2.57 Given that debriefings are acknowledged by others to be such a beneficial part of the procurement process, it is regrettable that both suppliers and procurement personnel are frustrated by the frequency, form and content of the debriefings now being provided.

Cancellation of a Procurement Process

2.58 Debriefing also plays a key role in ensuring transparency when the government cancels a bid solicitation. Potential bidders may already have started to develop their bids when a solicitation is cancelled. A cancellation, without informing potential bidders of the rationale (a type of debriefing), could put into question the integrity of the procurement process.

The Human Dimension

2.59 Procurement personnel told the OPO that debriefings can be stressful and that emotions can run high. This is understandable because the supplier no longer has an expectation of winning the contract and is now faced with the financial repercussions of the cost of preparing the bid and losing the contract. Despite their apprehension, procurement personnel consider it their obligation to provide suppliers with debriefings if requested. However, industry feedback from suppliers indicates that they may not realize they have the right to ask for debriefings and that when debriefings are conducted they are not always done to suppliers satisfaction. If a supplier does not get an adequate or timely explanation as to why its bid was unsuccessful, frustration will build and it may conclude that something is being hidden.

2.60 It is possible that publicizing the right to a debriefing may increase the demand and place greater strain on procurement personnel at a time when the resources of the procurement community are severely stretched. While we understand the challenges, especially if a face-to-face meeting is requested, we wish to emphasize that capacity issues cannot override suppliers' right to know why they were not successful and how to improve their future bids. We believe that these concerns can be addressed by departments and agencies establishing bid information disclosure standards and methodologies that create an understanding of what, when and how information is disclosed.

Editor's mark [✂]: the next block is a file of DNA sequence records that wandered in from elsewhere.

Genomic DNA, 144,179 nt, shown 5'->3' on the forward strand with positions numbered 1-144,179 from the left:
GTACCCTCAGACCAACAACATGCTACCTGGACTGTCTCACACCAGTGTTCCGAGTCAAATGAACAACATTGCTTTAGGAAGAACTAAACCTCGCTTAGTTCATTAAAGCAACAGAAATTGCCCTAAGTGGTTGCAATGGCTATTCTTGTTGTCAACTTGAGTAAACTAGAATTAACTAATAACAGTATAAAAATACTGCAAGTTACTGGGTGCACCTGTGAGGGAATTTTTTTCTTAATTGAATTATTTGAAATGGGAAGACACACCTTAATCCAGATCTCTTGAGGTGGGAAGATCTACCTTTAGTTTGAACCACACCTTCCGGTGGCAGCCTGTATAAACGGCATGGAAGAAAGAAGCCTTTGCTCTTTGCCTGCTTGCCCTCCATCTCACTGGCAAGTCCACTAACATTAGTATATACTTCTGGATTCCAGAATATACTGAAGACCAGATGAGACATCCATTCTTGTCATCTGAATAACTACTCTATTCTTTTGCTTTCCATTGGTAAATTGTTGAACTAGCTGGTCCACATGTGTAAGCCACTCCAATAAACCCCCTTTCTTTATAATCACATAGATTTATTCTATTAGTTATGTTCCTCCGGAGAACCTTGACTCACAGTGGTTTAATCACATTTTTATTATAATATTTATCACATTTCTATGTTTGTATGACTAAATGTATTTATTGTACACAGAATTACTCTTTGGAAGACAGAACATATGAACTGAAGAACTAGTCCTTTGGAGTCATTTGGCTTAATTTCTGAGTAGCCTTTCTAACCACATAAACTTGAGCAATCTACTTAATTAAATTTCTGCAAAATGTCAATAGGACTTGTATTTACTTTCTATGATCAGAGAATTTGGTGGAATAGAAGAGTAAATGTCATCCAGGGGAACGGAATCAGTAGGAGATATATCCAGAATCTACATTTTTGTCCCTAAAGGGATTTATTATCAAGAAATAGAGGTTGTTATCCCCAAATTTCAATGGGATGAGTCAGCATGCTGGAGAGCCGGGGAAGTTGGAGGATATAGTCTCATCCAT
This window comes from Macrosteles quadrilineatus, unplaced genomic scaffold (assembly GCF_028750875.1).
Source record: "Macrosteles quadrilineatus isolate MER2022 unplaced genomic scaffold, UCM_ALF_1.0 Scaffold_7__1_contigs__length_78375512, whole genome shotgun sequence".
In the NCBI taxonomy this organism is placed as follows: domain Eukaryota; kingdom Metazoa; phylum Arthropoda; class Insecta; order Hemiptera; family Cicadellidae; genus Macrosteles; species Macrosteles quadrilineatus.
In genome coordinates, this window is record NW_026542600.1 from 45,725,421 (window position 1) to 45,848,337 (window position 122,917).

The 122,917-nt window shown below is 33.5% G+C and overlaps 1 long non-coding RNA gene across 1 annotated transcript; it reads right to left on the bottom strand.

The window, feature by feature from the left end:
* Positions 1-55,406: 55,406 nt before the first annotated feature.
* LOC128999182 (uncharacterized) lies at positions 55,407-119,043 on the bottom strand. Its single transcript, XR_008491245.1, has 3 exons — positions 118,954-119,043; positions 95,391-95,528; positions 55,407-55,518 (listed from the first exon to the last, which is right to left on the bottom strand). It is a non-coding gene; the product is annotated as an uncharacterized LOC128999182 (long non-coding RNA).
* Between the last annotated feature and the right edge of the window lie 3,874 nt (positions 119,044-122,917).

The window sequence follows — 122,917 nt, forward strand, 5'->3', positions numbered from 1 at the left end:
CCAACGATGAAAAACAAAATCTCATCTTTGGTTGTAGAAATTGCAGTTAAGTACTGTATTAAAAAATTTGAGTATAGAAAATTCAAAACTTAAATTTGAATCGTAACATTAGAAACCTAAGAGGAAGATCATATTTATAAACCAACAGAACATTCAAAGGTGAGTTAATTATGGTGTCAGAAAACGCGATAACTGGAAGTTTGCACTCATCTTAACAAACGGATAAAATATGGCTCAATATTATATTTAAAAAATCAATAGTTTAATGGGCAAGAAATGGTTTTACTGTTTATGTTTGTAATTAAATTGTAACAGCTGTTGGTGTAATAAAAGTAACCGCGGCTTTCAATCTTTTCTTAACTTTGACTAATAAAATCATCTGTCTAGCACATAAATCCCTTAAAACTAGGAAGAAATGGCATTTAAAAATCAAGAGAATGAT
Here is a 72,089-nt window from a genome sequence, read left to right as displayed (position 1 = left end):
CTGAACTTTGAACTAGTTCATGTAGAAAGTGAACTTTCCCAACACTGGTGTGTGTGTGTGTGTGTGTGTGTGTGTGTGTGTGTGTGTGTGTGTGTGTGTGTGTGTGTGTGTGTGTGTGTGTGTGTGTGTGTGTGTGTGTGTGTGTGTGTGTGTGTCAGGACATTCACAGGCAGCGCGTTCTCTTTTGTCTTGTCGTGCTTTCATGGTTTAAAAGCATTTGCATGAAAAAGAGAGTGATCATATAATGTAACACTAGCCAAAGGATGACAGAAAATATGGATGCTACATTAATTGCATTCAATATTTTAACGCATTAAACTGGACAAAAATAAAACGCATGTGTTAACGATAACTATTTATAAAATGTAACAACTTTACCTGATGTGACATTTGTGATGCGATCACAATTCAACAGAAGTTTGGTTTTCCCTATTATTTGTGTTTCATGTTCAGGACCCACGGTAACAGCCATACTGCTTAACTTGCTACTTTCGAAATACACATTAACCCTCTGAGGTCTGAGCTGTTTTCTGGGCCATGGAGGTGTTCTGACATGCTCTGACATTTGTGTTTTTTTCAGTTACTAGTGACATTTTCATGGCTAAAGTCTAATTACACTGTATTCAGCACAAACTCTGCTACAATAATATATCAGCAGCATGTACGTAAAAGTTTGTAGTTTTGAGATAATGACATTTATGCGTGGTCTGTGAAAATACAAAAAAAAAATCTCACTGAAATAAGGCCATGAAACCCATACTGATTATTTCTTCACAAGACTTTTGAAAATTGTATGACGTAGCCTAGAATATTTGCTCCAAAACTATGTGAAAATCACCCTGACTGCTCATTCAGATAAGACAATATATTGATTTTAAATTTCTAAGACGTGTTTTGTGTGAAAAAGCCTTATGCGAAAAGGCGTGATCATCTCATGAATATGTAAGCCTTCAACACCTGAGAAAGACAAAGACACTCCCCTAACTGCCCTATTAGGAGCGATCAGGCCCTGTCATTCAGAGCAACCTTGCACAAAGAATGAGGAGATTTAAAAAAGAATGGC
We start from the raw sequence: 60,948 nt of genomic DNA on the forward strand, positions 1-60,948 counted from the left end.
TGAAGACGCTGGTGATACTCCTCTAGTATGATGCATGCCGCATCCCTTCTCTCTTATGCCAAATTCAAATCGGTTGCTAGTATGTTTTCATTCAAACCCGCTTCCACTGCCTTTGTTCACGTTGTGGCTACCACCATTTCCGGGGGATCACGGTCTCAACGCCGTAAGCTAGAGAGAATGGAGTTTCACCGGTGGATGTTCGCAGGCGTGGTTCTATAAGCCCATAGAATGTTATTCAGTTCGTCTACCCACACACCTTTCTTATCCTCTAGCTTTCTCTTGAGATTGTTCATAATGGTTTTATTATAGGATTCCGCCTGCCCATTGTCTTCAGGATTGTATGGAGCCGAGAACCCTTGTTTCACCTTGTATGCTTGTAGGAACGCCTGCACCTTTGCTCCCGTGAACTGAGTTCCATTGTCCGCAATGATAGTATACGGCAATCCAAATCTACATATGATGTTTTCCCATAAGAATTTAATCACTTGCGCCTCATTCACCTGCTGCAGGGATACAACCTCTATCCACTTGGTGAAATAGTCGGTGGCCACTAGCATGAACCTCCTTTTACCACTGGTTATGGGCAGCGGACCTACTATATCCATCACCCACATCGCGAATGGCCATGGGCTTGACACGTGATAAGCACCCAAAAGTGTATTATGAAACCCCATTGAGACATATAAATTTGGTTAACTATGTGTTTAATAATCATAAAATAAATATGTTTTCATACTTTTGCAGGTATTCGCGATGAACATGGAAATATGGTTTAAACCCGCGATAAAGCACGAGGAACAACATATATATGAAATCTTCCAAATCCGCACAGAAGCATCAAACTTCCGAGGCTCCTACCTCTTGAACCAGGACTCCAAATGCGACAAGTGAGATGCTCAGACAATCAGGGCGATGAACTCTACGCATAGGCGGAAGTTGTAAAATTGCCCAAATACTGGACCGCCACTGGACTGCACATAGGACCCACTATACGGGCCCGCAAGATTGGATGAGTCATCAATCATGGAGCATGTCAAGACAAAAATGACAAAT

2.61 For the most part, the conduct of debriefings is dependent on the perspective and experience of the individual procurement personnel involved. While some debriefing training is available, specialized training is not identified as a mandatory requirement nor is it being delivered consistently on a government-wide basis. There is no evaluation done to ensure procurement personnel have the necessary skills and competencies to conduct debriefings. This means that debriefings conducted by procurement personnel that are not properly trained may increase the risk of less effective communication of important information. Inconsistent practices may lead to inconsistent messaging which would reinforce the perception that all suppliers are not being provided information in an equal manner. This may contribute to the escalation into disagreement, confrontation and subsequent formal complaint or legal action.

2.62 In 2006, CFIB carried out research on government customer service which indicated that "poor service…will reduce a business owner's confidence in government in general."Footnote 13 CFIB concluded that "access, consistency of information and a lack of respect are key concerns of businesses" and "improved government service would save businesses time and money."

Conclusion

2.63 In the Statement of Values - the Procurement Community of the Government of Canada, published by the Treasury Board Secretariat, the government recognizes that striking the right balance amongst the sometimes-conflicting dimensions of the public interest can be a complex task. It strives to balance this complexity through an ethical decision-making approach that is collaborative and inclusive.

2.64 There is a "patchwork" of bid information disclosure norms for debriefing. Acting without clear and consistent guidance, procurement personnel can face a real dilemma. Although some guidance is available on what specific information to release, such as that provided by CIDA and PWGSC, most procurement personnel are left on their own to determine what information they can reveal in a debriefing. This can be particularly problematic for procurement personnel having to comply with the rules governing third-party confidentiality with the possibly conflicting "relevant characteristics and advantages" disclosure obligation of the trade agreements. While they may want to assist unsuccessful suppliers to improve their ability to prepare bids and increase their chances of success in future competitive processes, procurement personnel must ensure they do not disclose the intellectual property or commercially confidential information of other suppliers. Conversely, limited information feeds suppliers' perceptions as to the unfairness of the process.